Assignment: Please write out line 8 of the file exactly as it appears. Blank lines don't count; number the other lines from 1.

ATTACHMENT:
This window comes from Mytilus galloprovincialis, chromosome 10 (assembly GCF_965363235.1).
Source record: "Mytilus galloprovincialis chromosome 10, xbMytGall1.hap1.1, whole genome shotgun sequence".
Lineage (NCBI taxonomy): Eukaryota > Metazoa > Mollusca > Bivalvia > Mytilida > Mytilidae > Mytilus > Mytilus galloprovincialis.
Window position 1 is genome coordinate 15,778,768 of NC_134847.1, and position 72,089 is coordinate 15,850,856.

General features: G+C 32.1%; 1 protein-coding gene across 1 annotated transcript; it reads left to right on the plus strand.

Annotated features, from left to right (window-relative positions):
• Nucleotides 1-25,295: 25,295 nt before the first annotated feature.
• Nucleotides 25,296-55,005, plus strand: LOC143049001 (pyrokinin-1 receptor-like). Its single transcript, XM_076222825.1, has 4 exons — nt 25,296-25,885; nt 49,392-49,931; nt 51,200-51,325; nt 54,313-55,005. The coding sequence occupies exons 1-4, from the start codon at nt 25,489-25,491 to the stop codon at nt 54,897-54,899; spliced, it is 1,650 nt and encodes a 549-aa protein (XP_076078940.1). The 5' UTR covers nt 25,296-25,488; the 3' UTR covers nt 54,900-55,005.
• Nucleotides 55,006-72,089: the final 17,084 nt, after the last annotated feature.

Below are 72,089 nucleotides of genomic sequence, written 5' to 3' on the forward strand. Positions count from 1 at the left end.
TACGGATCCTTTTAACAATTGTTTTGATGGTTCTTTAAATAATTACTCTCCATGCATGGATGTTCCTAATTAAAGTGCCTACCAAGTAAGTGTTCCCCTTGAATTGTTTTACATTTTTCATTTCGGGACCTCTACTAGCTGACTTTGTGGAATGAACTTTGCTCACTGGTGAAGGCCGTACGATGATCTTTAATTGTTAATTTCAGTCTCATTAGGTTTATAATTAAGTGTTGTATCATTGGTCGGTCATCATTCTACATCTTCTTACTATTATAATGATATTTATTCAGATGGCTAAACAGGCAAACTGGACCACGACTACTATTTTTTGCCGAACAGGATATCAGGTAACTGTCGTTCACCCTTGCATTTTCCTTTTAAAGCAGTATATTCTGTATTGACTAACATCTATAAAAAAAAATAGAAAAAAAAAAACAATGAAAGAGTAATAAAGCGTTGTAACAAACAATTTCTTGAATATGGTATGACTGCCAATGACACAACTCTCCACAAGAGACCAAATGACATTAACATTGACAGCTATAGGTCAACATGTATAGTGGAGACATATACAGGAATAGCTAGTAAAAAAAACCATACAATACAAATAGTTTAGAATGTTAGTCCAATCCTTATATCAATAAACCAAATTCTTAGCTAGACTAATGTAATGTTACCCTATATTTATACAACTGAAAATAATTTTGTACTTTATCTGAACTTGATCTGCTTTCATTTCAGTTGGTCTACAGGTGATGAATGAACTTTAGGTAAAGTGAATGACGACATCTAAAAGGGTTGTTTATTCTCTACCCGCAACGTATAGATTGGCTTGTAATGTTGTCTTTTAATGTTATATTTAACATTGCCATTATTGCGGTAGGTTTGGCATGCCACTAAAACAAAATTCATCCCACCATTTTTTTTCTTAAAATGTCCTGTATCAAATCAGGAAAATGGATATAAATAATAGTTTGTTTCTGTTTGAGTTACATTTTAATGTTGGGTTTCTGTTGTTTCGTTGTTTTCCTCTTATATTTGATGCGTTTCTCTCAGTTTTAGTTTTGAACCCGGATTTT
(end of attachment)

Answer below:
• Nucleotides 25,296-55,005, plus strand: LOC143049001 (pyrokinin-1 receptor-like). Its single transcript, XM_076222825.1, has 4 exons — nt 25,296-25,885; nt 49,392-49,931; nt 51,200-51,325; nt 54,313-55,005. The coding sequence occupies exons 1-4, from the start codon at nt 25,489-25,491 to the stop codon at nt 54,897-54,899; spliced, it is 1,650 nt and encodes a 549-aa protein (XP_076078940.1). The 5' UTR covers nt 25,296-25,488; the 3' UTR covers nt 54,900-55,005.